A La Carte Architecture

 Design for a single family addition - Mother-in-Law Suite and second floor master porch.

Design for a single family addition - Mother-in-Law Suite and second floor master porch.

Our world is becoming increasingly retail oriented. Now 20+ years on from the explosion of the internet, e-commerce has fundamentally changed the way we shop, do research and even communicate. We now live in an age of almost instantaneous information - true or not - and communication across the globe and the way we interact with each other and the way we seek out information has been forever changed. It has also changed the way potential clients interact with architects and seek out services. In years passed a person would contact an architect to build a house or add on and the expectation would be that the architect would be involved in that project until construction was complete. We now call this "Full Architectural Services", which we'll discuss in a minute. It used to be that there were no other options. Architects did not selectively annotate their services allowing the client to pick and choose to get what they perceive as maximum benefit for the least dollar amount.

 Typical Interior Kitchen elevation.

Typical Interior Kitchen elevation.

But now, in an age of increasing connectivity, competition, and Google-ability, the services of most architects can now be purchased a la carte as if ordering from the menu at Big Orange. This does not produce real value for the client nor is it in the best interest of the architect to provide services in this way. You see, as the fee and level of service that the architect provides decreases, the amount of time the client will spend making decisions during construction increases as does the total project cost and the potential for mistakes that must be corrected. Lets put this in terms of dollars and sense to make it simple. We'll start with the lowest service offering and it's relative cost to the project and then move up.

 Excerpt of construction drawings for a modern entry screen wall and covered walk for a single family residence.

Excerpt of construction drawings for a modern entry screen wall and covered walk for a single family residence.

Schematic Design Drawings

  • Least amount of detail;
  • Architect's role limited to initial design and conceptual materials;
  • Architect not responsible for errors or omissions during construction;
  • Fee generally less than 1% of the project budget or hourly;
  • Homeowner responsible for all decisions beyond initial design: includes selection of all materials, finishes, fixtures, appliances, selection of contractor, negotiation of contract, review of payment applications, and approval of all contractor substitutions;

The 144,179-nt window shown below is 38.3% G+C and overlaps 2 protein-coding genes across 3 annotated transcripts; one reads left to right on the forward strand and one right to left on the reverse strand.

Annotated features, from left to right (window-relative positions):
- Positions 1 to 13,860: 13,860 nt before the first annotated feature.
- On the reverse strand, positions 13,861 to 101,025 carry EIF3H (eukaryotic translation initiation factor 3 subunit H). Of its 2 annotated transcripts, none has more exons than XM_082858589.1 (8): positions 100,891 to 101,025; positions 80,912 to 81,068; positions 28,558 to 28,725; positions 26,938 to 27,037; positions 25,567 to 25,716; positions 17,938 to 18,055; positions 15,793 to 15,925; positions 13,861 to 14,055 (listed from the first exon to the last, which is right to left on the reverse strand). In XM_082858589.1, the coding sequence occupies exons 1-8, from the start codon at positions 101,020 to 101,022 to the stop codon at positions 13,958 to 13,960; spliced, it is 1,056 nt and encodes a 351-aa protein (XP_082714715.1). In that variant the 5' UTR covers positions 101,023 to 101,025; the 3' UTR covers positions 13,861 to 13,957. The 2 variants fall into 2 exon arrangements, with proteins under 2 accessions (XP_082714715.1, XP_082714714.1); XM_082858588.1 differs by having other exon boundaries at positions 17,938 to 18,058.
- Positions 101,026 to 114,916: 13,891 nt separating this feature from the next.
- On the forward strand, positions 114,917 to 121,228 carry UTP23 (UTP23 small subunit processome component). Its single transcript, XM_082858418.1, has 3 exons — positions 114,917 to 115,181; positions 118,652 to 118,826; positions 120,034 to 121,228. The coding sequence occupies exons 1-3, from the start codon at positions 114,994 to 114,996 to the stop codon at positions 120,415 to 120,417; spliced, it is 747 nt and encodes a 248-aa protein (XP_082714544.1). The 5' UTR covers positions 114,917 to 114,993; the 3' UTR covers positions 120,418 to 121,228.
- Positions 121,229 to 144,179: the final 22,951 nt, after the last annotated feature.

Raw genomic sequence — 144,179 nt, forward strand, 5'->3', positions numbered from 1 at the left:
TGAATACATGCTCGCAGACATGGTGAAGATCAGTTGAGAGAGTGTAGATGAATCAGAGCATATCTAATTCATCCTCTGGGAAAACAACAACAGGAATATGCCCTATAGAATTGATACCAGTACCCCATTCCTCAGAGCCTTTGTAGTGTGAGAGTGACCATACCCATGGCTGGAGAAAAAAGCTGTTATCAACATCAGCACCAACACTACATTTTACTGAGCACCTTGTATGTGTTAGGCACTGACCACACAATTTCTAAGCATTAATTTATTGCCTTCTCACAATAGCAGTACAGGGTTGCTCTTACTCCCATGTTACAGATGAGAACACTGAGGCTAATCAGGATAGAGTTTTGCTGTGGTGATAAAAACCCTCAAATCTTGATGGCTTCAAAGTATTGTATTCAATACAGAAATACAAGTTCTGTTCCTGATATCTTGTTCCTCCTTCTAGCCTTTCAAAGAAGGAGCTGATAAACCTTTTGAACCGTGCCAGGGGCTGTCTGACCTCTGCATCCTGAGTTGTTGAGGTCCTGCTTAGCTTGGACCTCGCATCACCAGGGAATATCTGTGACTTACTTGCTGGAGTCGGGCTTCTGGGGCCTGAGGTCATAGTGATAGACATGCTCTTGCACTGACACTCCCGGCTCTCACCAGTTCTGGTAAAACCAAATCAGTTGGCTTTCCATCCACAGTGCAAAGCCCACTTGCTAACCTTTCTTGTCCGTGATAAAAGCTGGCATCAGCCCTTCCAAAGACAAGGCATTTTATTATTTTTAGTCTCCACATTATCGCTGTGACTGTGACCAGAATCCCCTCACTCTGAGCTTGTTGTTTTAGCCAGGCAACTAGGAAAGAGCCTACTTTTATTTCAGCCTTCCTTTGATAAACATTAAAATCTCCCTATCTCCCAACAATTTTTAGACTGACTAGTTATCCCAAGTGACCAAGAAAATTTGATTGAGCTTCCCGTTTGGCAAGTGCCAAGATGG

• Time required by homeowner expected to be 20-30 hours per week for duration of construction (6-12 months).

Design Development Drawings

  • Fair amount of detail;
  • Architect's role still limited to initial design and basic refinement of interior spaces;
  • Architect not responsible for errors or omissions during construction;
  • Fee generally less than 3% of the project budget or hourly;
  • Homeowner responsible for all decisions beyond initial design: includes selection of all materials, finishes, fixtures, appliances, selection of contractor, negotiation of contract, review of payment applications, and approval of all contractor substitutions;
  • Time required by homeowner expected to be 20-30 hours per week for duration of construction (6-12 months).

Construction Documents

  • Complete set of documents: well designed and detailed with Specifications;
  • Architect's role limited to creation of construction documents;
  • Architect only responsible for errors and omissions on the construction documents, no responsibility for modifications in field;
  • Fee generally less than 6% of the project budget;
  • Homeowner responsible for selection of Contractor, negotiation of contract, review of payment applications, and approval of all contractor substitutions;
  • Time required by homeowner expected to be 20-30 hours per week for duration of construction (6-12 months).

Full Architectural Services

  • Complete set of documents: well designed and detailed with Specifications;
  • Architect responsible for interview and selection of contractor, negotiation of contract, review of payment applications, approval of all contractor substitutions, and observing and documenting entire process of construction;
  • Fee ranges between 6% and 12% of the project budget;
  • Homeowner responsible for payment of contractor's application for payment once approved by Architect;
  • Time required by homeowner expected to be 2-3 hours per month for duration of construction (6-12 months). 

So what is the ultimate benefit for you to hire your architect to provide full architectural services? The answer is just a different question - how much is your time worth? Construction is a messy process. There are a host of decisions that have to be made on a daily basis. The best way to reduce that required time is to have a complete set of construction documents. And the best way to nearly eliminate that required time is to hire a professional to manage those decisions for you. You may look at the upfront savings and think you're getting a great deal for your home. But experience has taught many homeowners that this is not the case. The upfront cost of your architect will more than pay for itself at the close of construction. 

Jeremiah RussellComment